- Improving learner experience and reducing attrition.
- Many health courses experience high rates of attrition that continue into early careers. Common factors include cost of living pressures and travel and accommodation expenses. Additional wellbeing and mental health support, more regular check-ins, better coaching and mentoring support is necessary. Financial support should be inflation linked and students from low-income families should receive more help.
"Universities having the correct resource to retrain individuals like myself who have entered the profession at a later stage in life is crucial"— UCLan graduate Adrian Craddock
Professor Alistair Fitt, Universities UK’s health policy lead, and Vice-Chancellor of Oxford Brookes University, said: “With political consensus on the need to significantly increase the number of healthcare professionals over the coming years, now is a pivotal moment to protect the future of the NHS in England.
“To develop a well-staffed and efficient NHS, the UK Government must work closely with universities to fund the plan over the next 15 years, spanning general elections and spending reviews. We must take bold decisions to ensure the conditions are right for universities to train staff adequately, including on funding and capital investment, staffing and student recruitment.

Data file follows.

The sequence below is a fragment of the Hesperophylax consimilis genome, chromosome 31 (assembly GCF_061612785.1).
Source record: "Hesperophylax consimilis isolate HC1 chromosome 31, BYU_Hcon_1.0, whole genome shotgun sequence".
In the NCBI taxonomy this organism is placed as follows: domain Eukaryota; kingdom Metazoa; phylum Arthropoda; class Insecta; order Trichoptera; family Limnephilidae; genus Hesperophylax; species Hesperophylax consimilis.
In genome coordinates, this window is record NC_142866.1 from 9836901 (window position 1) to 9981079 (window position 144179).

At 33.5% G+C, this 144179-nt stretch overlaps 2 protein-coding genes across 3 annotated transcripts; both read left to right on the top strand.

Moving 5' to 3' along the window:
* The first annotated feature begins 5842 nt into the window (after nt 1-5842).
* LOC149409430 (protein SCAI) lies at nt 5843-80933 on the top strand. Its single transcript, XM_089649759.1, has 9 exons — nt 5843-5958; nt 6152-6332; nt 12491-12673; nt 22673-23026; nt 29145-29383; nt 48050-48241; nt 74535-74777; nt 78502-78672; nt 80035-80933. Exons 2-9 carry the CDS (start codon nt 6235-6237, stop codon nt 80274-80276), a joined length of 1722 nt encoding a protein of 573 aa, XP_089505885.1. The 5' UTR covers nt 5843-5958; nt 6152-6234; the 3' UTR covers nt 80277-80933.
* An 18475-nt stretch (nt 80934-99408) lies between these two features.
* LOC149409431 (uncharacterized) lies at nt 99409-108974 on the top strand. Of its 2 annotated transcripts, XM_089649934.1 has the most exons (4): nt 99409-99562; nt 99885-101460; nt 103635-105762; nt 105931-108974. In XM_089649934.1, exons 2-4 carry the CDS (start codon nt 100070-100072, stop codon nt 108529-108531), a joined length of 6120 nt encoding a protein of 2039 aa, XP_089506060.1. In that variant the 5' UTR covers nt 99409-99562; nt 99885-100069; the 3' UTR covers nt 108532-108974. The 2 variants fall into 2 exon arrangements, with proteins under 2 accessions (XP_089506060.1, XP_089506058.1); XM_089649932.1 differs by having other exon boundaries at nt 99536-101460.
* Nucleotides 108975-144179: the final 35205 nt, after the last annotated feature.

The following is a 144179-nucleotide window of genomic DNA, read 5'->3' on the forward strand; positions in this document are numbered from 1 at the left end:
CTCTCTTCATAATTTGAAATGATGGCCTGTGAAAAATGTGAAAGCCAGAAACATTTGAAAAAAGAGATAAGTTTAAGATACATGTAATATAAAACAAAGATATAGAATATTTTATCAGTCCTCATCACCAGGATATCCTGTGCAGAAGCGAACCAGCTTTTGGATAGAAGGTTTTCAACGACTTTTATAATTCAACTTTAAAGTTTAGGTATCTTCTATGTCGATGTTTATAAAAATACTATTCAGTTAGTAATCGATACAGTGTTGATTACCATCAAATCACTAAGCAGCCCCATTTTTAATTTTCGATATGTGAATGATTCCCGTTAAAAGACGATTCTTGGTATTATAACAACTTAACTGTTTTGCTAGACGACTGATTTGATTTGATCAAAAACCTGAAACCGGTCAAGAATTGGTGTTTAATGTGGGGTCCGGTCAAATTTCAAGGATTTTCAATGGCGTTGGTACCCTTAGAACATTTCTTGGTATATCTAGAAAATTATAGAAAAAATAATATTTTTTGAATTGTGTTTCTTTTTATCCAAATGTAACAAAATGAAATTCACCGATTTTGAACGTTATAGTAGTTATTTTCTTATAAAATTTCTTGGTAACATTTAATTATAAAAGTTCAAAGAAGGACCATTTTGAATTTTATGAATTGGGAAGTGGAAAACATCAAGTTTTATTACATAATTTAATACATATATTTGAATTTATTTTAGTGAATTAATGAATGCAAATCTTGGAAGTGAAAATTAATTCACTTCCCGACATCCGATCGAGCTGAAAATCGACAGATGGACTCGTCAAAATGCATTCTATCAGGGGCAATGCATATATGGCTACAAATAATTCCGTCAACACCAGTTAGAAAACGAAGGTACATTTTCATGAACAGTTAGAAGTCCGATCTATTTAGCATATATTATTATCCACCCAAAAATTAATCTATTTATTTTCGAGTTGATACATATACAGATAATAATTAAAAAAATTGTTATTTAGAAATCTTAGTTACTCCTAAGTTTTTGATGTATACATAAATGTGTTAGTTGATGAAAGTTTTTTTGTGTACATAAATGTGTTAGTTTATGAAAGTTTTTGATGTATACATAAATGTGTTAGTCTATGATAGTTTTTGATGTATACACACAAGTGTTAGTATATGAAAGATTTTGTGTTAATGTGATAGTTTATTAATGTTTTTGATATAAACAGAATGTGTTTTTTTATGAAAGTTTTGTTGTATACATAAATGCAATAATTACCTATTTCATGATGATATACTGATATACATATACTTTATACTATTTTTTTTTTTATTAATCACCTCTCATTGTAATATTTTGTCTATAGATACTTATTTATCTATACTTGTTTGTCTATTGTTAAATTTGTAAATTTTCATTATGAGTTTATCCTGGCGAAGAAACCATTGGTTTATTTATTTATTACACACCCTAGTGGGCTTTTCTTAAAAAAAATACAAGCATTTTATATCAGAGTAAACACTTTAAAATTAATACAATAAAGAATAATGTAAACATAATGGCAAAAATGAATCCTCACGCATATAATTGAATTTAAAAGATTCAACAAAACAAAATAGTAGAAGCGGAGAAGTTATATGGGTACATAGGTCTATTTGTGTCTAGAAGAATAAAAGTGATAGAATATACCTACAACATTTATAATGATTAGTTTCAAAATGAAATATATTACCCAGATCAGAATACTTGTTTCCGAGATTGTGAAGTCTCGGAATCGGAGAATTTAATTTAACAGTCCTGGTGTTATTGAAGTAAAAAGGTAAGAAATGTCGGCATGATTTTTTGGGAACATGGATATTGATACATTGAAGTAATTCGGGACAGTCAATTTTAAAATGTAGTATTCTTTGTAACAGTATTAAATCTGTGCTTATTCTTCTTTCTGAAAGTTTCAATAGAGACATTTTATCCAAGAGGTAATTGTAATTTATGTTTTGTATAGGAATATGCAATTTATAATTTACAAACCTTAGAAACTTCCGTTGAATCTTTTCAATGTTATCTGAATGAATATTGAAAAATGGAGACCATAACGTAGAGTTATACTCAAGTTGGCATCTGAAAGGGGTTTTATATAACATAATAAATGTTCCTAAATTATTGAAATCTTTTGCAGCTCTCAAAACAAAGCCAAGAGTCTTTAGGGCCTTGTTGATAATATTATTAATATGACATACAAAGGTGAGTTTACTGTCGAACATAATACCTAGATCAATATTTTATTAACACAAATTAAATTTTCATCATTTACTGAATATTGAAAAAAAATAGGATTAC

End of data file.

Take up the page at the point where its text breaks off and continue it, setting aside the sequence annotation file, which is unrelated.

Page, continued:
“For the government’s ambitions for our national health service to come to fruition requires a step change in healthcare education.”
Higher education’s role in the delivery of the LTWP includes innovative approaches to education and training to identify future skills gaps, recruiting from more diverse communities, introducing new routes into the profession, new clinical roles and advances in technology.
Boosting the number of staff employed by the NHS in England from approximately 1.5 million in 2022 to around 2.4 million in 2036–37 is also a key ambition. By 2036-37, the objective is that almost half (49%) of public sector workers will work for the NHS, comprising one in 11 (9%) of all workers in England, compared with one in 17 (6%) in 2021–22.
To develop a well-staffed and efficient NHS, the UK Government must work closely with universities to fund the plan over the next 15 years, spanning both general elections and spending reviews.
Universities in the North West of England are already contributing towards the delivery of the NHS Long Term Workforce Plan (LTWP) with innovative research and training well underway.
An example of where universities are supporting a diverse pipeline of talent comes from UCLan. Adrian Craddock graduated in July after spending the last four years training to become a mental health nurse. It was a huge change for the 55-year-old after he spent 30 years in the British Army working in a dangerous and high-pressured role as a counter terrorist bomb disposal expert in some of the most hostile places in the world, including Iraq, Bosnia and Northern Ireland during The Troubles.
Adrian commented: “Training to become a mental health nurse was a monumental change and it presented its challenges, both big and small. Universities having the correct resource to retrain individuals like myself who have entered the profession at a later stage in life is crucial. In addition to my healthcare training, I bring many skills to my new role within the NHS that I acquired during my time with the British Army. Being able to combine these skills is solely due to having access to these types of courses.”